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Dickens On Teaching and Learning


Henrik Ibsen, A Doll's House  

Page 2

I must confess that I became rather alarmed when I was duly warned by your constituted authorities that whatever I might happen to say here to-night would be termed an inaugural address on the entrance upon a new term of study by the members of your various classes; for, besides that, the phrase is something high-sounding for my taste, I avow that I do look forward to that blessed time when every man shall inaugurate his own work for himself, and do it. I believe that we shall then have inaugurated a new era indeed, and one in which the Lord's Prayer will become a fulfilled prophecy upon this earth. Remembering, however, that you may call anything by any name without in the least changing its nature - bethinking myself that you may, if you be so minded, call a butterfly a buffalo, without advancing a hair's breadth towards making it one - I became composed in my mind, and resolved to stick to the very homely intention I had previously formed. This was merely to tell you, the members, students, and friends of the Birmingham and Midland Institute - firstly, what you cannot possibly want to know, (this is a very popular oratorical theme); secondly, what your institution has done; and, thirdly, what, in the poor opinion of its President for the time being, remains for it to do and not to do.

Now, first, as to what you cannot possibly want to know. You cannot need from me any oratorical declamation concerning the abstract advantages of knowledge or the beauties of self- improvement. If you had any such requirement you would not be here. I conceive that you are here because you have become thoroughly penetrated with such principles, either in your own persons or in the persons of some striving fellow-creatures, on whom you have looked with interest and sympathy. I conceive that you are here because you feel the welfare of the great chiefly adult educational establishment, whose doors stand really open to all sorts and conditions of people, to be inseparable from the best welfare of your great town and its neighbourhood. Nay, if I take a much wider range than that, and say that we all - every one of us here - perfectly well know that the benefits of such an establishment must extend far beyond the limits of this midland county - its fires and smoke, - and must comprehend, in some sort, the whole community, I do not strain the truth. It was suggested by Mr. Babbage, in his ninth "Bridgewater Treatise," that a mere spoken word - a single articulated syllable thrown into the air - may go on reverberating through illimitable space for ever and for ever, seeing that there is no rim against which it can strike - no boundary at which it can possibly arrive. Similarly it may be said - not as an ingenious speculation, but as a stedfast and absolute fact - that human calculation cannot limit the influence of one atom of wholesome knowledge patiently acquired, modestly possessed, and faithfully used.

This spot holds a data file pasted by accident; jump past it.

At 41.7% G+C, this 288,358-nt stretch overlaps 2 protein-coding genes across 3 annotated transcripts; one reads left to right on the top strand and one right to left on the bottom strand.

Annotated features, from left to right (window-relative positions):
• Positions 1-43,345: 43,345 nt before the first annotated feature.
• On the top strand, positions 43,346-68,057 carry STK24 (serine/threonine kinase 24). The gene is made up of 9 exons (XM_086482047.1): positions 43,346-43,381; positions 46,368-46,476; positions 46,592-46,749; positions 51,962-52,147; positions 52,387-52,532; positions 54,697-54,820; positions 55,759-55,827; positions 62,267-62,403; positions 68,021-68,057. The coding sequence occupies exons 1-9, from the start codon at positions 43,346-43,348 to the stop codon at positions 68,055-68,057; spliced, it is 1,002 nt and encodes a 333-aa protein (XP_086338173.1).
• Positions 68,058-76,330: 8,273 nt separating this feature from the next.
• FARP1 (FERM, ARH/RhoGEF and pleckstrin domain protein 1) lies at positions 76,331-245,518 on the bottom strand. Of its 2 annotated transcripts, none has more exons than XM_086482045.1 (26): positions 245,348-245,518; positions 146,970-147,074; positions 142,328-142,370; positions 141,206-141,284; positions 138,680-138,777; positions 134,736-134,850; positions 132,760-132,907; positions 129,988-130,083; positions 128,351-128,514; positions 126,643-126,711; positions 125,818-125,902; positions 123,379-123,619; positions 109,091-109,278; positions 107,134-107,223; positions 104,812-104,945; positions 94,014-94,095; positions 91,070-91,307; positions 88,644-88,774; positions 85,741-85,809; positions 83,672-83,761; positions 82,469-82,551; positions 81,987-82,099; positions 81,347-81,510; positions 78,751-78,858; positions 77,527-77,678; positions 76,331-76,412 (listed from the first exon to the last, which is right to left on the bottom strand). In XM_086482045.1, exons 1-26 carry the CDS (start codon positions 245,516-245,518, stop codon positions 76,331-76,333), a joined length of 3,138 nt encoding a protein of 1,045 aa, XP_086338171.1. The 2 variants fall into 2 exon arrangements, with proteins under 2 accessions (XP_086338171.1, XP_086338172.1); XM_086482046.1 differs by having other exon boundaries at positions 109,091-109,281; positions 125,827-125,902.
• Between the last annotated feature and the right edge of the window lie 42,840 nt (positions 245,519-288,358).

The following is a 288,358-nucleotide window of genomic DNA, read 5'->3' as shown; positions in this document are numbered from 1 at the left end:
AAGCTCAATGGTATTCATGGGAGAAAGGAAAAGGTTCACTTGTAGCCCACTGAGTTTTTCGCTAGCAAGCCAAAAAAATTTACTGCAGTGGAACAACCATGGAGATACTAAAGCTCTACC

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Cf. Dickens writes on Children, on Schools

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